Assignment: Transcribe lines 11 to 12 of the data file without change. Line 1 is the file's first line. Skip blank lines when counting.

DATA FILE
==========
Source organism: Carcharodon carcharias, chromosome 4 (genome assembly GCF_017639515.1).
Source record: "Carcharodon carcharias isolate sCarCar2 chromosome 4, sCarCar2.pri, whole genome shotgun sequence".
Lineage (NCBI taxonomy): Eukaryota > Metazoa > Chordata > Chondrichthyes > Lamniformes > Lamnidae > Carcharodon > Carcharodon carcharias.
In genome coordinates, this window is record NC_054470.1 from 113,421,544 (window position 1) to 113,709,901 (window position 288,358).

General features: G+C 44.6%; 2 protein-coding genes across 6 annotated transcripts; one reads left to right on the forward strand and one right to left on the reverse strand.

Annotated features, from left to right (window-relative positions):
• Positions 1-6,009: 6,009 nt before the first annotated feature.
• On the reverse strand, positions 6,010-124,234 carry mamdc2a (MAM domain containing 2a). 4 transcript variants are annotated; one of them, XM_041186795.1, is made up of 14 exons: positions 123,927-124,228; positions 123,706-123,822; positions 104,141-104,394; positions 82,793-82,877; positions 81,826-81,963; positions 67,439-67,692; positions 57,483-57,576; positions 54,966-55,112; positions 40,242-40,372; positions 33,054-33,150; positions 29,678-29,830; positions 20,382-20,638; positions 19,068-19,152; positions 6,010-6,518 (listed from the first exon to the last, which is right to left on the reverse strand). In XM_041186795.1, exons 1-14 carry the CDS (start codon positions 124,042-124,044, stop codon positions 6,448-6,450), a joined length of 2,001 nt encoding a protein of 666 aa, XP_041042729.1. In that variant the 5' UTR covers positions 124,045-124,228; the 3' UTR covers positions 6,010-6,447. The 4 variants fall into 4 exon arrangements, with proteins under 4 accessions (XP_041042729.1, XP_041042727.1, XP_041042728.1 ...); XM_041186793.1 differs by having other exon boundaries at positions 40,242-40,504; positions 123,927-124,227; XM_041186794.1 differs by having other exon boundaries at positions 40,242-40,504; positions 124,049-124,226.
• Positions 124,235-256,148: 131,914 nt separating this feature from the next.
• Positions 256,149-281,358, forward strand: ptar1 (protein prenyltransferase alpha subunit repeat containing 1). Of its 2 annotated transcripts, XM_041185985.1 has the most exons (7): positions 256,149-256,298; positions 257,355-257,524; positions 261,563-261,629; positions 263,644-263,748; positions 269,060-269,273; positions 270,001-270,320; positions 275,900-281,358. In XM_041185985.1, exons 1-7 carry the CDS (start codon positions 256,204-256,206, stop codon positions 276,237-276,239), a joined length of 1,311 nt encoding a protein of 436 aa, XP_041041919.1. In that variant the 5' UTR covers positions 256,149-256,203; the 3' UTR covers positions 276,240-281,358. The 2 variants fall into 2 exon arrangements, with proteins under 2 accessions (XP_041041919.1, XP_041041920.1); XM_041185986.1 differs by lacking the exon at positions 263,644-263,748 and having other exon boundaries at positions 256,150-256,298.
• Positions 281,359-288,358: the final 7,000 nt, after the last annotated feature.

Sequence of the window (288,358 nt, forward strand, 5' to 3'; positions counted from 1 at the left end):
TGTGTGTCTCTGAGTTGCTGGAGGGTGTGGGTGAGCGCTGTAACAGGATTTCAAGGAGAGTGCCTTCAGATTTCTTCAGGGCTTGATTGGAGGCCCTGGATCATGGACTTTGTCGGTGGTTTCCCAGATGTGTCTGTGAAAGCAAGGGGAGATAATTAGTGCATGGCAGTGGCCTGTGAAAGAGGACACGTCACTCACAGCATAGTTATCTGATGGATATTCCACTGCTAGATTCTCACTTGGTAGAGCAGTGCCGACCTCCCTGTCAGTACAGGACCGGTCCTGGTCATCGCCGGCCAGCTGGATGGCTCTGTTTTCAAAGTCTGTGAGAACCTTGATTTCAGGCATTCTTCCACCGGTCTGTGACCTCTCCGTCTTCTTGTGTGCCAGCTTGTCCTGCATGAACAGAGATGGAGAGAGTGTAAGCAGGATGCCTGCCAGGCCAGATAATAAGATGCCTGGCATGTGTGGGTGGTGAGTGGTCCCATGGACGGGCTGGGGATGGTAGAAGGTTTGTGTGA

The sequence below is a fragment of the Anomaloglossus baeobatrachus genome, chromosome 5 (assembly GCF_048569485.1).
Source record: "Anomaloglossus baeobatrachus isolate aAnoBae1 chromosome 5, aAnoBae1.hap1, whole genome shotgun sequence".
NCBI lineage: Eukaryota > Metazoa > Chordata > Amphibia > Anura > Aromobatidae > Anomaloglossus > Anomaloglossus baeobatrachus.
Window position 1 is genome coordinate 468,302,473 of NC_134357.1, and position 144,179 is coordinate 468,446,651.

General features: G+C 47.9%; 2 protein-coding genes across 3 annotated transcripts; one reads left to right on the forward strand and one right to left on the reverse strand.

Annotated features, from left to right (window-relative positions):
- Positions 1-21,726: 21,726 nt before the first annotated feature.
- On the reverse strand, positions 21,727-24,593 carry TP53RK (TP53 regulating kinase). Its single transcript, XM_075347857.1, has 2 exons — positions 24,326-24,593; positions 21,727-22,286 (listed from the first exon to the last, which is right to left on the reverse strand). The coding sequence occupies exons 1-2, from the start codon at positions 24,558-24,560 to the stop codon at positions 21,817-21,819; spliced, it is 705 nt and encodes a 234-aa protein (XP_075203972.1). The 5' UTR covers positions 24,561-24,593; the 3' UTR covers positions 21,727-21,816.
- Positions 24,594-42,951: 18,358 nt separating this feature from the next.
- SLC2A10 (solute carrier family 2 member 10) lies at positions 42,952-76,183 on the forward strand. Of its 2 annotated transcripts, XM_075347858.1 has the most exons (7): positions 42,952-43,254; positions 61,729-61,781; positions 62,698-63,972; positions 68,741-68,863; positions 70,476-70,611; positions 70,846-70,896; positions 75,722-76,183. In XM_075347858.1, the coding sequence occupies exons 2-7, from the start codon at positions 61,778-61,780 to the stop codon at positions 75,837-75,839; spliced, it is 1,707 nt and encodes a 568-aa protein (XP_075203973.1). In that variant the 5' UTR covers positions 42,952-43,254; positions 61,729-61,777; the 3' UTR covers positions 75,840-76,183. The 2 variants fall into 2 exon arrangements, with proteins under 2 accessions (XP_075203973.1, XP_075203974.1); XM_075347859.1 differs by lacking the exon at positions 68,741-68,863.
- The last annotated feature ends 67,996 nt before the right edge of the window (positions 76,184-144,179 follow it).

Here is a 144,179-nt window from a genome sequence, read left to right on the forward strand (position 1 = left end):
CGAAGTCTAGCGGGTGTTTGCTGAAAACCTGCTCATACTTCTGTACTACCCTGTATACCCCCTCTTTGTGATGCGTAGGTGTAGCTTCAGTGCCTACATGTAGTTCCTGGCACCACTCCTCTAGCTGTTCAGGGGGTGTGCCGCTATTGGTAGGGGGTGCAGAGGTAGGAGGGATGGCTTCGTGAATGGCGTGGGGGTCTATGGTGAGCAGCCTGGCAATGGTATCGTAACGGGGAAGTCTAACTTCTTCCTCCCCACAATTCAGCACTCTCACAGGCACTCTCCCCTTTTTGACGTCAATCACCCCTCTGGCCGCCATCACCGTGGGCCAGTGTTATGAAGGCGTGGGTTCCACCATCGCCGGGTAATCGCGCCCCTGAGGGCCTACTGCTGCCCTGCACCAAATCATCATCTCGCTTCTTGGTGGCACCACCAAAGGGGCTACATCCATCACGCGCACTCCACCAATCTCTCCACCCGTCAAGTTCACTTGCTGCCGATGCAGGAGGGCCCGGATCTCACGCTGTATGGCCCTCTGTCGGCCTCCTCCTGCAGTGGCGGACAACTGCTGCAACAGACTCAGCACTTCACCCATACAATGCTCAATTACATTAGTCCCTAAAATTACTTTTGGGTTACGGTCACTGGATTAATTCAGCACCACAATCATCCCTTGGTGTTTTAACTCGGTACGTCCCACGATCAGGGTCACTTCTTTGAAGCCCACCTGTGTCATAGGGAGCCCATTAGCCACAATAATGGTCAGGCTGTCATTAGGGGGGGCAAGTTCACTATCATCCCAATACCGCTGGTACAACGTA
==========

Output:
• Positions 281,359-288,358: the final 7,000 nt, after the last annotated feature.

Sequence of the window (288,358 nt, forward strand, 5' to 3'; positions counted from 1 at the left end):